viernes, 19 de julio de 2013

'Imagine' the artist: Lennon was more than a musician

John Lennon's place in the annals of rock ‘n' roll history is well documented. As one of the Beatles, the Liverpool, England, native achieved international fame while creating some of the most celebrated music of the 20th century.
The Beatles' legacy continues to resonate more than 50 years after the group formed, and Lennon's solo anthem, “Imagine,” has become a universal symbol of hope that is played annually in New York's Times Square upon the arrival of a new year.
Music, however, represents only part of Lennon's creative output.
What many people don't know is that Lennon was also an avid visual artist who studied at the Liverpool Art Institute from 1957-60 and later penned and illustrated three books: “In His Own Write,” “A Spaniard in the Works” and “Skywriting by the Word of Mouth.”
A traveling exhibit of Lennon's artwork will be on display Friday through Sunday at Aloft Asheville Downtown, 51 Biltmore Ave. in Asheville, N.C.
Attendees “are going to be in shock because John was really a good artist, (which is something) nobody expects him to be because he was so famous as a musician,” Lennon's widow, Yoko Ono, said. “He had this incredible sense of humor, which is in his artwork more than in his music.”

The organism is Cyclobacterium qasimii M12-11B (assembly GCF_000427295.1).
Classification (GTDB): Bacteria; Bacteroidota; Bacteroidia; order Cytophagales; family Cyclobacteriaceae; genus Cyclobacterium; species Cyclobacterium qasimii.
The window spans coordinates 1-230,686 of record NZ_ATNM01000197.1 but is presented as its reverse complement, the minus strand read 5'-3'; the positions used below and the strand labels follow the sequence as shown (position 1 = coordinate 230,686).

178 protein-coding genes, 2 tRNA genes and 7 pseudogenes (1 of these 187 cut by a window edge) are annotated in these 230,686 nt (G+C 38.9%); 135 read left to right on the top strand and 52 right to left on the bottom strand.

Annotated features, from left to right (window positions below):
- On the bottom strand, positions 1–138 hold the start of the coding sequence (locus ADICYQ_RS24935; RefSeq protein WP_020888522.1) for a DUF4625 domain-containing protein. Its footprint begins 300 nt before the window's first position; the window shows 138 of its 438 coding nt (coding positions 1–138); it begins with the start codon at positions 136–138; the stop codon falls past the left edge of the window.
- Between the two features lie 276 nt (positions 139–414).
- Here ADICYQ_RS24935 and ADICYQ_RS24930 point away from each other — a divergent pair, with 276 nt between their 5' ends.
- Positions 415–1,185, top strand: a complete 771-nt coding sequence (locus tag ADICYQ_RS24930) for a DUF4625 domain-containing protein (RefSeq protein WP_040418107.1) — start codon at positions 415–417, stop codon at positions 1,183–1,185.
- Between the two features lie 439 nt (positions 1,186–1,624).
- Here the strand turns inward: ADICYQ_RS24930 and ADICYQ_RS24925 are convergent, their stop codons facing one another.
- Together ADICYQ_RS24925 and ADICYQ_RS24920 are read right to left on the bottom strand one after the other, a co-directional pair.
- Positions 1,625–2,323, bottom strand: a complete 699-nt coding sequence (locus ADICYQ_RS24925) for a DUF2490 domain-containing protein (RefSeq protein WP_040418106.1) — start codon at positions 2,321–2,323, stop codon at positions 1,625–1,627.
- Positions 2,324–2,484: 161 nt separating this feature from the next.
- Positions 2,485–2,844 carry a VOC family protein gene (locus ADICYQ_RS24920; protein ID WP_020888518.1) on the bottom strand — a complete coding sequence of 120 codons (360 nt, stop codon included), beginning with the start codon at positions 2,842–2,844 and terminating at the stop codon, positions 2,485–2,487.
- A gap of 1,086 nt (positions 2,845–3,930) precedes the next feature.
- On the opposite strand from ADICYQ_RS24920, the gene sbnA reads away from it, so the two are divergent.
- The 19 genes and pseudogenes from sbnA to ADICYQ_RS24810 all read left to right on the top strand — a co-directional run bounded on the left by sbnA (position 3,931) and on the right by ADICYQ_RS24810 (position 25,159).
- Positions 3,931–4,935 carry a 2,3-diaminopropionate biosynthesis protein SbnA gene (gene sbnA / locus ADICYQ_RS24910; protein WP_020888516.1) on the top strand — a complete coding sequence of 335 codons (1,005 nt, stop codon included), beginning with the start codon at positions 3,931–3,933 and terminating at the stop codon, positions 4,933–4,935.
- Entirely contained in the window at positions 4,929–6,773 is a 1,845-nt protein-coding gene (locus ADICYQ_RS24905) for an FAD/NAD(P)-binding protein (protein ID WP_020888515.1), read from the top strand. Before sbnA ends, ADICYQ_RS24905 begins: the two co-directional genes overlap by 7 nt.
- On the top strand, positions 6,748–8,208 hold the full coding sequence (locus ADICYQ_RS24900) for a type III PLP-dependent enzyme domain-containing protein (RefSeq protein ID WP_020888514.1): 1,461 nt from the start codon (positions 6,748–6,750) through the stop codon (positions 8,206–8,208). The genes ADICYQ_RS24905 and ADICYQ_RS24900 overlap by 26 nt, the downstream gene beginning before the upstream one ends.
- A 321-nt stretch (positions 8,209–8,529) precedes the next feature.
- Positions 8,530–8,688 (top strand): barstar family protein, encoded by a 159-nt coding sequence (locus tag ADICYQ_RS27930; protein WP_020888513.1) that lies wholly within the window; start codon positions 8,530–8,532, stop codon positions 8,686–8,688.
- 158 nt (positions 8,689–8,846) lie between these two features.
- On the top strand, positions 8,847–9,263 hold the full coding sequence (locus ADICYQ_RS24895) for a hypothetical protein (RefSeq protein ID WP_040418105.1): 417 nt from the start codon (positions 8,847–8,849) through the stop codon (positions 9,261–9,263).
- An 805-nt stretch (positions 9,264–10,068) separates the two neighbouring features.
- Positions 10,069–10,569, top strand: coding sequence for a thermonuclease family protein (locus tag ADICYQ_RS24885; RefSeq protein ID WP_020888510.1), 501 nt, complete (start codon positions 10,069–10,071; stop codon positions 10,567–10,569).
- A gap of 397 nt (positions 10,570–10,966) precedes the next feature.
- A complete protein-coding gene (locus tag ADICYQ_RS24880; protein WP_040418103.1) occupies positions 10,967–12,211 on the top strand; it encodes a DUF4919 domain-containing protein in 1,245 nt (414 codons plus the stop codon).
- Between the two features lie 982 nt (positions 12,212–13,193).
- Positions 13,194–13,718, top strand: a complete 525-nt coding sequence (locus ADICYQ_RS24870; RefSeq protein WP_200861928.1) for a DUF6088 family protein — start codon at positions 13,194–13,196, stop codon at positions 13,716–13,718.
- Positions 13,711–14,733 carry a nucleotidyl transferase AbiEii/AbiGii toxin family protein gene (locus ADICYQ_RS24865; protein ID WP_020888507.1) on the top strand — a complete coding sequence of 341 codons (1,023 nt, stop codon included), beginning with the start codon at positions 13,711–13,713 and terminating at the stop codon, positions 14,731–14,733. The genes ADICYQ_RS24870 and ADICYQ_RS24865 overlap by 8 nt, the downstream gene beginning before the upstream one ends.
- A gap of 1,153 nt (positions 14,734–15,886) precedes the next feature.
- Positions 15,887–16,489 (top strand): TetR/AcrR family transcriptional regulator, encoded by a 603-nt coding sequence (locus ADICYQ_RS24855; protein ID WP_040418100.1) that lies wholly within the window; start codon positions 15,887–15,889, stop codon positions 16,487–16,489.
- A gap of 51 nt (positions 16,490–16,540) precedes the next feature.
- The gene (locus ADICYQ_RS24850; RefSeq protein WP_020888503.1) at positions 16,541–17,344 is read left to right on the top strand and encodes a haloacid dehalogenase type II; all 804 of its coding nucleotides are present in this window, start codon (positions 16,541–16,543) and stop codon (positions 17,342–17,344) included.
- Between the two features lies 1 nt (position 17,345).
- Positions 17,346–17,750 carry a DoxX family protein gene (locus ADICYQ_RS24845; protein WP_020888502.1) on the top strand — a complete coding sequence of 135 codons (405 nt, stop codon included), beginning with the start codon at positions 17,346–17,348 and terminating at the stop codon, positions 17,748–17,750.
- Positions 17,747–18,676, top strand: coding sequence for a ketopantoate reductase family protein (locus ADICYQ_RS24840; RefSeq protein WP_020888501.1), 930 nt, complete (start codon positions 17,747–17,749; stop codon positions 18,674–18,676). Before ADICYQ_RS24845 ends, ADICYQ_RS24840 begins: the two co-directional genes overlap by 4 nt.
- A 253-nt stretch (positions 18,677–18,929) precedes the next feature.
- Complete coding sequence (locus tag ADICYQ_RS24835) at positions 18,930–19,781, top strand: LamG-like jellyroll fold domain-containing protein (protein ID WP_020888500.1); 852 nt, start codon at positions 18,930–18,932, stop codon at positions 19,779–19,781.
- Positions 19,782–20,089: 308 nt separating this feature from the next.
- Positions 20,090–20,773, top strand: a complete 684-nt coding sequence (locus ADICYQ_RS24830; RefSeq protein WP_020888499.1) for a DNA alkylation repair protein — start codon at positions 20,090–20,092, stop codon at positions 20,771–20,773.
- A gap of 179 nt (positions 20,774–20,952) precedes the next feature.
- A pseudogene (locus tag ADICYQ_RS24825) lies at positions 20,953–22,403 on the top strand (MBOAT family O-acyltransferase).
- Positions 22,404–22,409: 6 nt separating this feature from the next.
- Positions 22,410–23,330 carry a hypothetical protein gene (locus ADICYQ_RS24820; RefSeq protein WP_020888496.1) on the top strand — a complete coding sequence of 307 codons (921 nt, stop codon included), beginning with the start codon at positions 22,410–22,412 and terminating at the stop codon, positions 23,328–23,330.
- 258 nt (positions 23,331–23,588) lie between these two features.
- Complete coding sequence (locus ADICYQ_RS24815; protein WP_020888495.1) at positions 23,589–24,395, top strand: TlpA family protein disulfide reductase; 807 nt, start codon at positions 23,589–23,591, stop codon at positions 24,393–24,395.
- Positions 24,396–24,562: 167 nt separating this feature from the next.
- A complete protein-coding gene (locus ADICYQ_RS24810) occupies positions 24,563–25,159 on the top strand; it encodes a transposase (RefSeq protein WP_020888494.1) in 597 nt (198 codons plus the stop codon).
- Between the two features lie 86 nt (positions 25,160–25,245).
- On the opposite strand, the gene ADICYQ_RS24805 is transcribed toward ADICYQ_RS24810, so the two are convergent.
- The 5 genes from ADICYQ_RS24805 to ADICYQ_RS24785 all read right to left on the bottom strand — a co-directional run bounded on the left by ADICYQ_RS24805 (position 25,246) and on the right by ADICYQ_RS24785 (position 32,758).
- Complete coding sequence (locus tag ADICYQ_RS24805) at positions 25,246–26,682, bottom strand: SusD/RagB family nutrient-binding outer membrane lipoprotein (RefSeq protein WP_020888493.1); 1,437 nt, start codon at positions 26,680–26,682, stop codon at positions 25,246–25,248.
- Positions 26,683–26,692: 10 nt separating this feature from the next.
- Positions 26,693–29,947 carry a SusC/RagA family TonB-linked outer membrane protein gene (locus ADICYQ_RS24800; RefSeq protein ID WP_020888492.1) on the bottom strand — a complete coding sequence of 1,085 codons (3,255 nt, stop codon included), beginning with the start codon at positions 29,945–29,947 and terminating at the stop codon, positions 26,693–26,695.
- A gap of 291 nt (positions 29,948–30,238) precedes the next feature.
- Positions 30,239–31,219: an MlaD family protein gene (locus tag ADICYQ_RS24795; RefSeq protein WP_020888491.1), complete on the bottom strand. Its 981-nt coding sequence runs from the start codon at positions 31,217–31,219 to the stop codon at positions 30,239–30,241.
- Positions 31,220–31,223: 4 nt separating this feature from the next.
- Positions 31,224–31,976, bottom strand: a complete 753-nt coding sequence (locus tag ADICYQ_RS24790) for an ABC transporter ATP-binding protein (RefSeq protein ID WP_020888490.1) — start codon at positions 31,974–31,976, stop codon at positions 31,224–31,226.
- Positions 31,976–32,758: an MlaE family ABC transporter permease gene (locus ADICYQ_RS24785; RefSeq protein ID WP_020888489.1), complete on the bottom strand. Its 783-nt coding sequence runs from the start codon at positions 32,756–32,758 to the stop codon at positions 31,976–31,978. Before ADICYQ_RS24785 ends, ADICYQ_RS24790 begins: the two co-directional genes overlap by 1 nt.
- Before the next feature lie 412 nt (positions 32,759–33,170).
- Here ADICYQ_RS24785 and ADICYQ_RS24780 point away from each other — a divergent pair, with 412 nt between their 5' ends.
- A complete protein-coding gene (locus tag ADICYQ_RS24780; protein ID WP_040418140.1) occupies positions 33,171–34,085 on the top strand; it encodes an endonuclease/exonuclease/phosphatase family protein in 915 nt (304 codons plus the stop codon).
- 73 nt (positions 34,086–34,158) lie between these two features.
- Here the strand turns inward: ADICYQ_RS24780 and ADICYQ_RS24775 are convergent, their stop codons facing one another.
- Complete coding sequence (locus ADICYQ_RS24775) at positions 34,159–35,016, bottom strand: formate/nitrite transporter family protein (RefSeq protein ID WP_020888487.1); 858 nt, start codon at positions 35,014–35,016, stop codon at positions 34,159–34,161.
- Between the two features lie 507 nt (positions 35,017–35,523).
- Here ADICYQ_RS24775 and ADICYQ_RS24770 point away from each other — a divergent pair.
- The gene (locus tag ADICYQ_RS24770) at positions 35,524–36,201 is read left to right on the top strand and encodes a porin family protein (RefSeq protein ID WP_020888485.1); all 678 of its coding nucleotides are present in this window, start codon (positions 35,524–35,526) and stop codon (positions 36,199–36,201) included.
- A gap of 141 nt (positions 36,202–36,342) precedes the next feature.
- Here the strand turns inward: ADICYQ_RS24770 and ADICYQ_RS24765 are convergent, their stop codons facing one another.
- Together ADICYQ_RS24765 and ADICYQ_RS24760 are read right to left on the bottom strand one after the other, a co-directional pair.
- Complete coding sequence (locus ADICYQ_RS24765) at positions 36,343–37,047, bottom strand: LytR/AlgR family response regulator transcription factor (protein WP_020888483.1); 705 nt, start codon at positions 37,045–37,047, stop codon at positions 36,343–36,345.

As early as 1968, when the Beatles were still together, Lennon began moving toward a return to visual art. He was primarily interested in drawing, and he favored the creative loose sketch, working in pen and ink.
In 1969, as a wedding gift for Ono, Lennon drew the “Bag One Portfolio,” a chronicle of their wedding ceremony, honeymoon and their plea for world peace, the Bed-In.
But as impressive as Lennon's sketches are, his skill as an illustrator was often overshadowed by his musical fame. During his lifetime, Lennon struggled to get his art properly exhibited.
Although “Bag One” opened at the London Art Gallery in 1970, the show was quickly closed down by Scotland Yard, which confiscated Lennon's erotic sketches from the series.
By Dan Armonaitis -

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